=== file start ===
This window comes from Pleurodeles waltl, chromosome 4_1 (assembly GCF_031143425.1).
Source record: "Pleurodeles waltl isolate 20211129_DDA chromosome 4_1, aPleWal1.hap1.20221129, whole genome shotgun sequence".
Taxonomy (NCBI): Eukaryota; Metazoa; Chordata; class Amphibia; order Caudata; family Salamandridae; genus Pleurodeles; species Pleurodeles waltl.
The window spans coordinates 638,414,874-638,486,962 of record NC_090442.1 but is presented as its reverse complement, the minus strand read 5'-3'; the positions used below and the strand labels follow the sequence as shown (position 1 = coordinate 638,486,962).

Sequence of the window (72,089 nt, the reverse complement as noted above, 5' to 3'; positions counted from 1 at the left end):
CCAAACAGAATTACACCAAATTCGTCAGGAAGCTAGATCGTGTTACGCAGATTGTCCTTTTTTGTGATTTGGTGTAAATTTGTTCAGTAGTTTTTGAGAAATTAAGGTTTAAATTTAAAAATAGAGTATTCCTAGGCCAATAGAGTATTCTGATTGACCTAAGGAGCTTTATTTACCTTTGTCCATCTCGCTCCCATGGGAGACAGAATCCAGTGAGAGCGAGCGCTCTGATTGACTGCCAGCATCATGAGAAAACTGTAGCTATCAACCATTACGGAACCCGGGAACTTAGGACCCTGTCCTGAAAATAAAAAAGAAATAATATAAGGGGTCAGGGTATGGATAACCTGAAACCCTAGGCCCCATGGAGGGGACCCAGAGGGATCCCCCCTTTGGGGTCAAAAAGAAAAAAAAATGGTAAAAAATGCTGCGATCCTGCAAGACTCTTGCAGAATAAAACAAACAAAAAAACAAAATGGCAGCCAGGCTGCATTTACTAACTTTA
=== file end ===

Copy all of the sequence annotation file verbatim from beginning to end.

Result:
This window comes from Pleurodeles waltl, chromosome 4_1 (assembly GCF_031143425.1).
Source record: "Pleurodeles waltl isolate 20211129_DDA chromosome 4_1, aPleWal1.hap1.20221129, whole genome shotgun sequence".
Taxonomy (NCBI): Eukaryota; Metazoa; Chordata; class Amphibia; order Caudata; family Salamandridae; genus Pleurodeles; species Pleurodeles waltl.
The window spans coordinates 638,414,874-638,486,962 of record NC_090442.1 but is presented as its reverse complement, the minus strand read 5'-3'; the positions used below and the strand labels follow the sequence as shown (position 1 = coordinate 638,486,962).

Sequence of the window (72,089 nt, the reverse complement as noted above, 5' to 3'; positions counted from 1 at the left end):
CCAAACAGAATTACACCAAATTCGTCAGGAAGCTAGATCGTGTTACGCAGATTGTCCTTTTTTGTGATTTGGTGTAAATTTGTTCAGTAGTTTTTGAGAAATTAAGGTTTAAATTTAAAAATAGAGTATTCCTAGGCCAATAGAGTATTCTGATTGACCTAAGGAGCTTTATTTACCTTTGTCCATCTCGCTCCCATGGGAGACAGAATCCAGTGAGAGCGAGCGCTCTGATTGACTGCCAGCATCATGAGAAAACTGTAGCTATCAACCATTACGGAACCCGGGAACTTAGGACCCTGTCCTGAAAATAAAAAAGAAATAATATAAGGGGTCAGGGTATGGATAACCTGAAACCCTAGGCCCCATGGAGGGGACCCAGAGGGATCCCCCCTTTGGGGTCAAAAAGAAAAAAAAATGGTAAAAAATGCTGCGATCCTGCAAGACTCTTGCAGAATAAAACAAACAAAAAAACAAAATGGCAGCCAGGCTGCATTTACTAACTTTA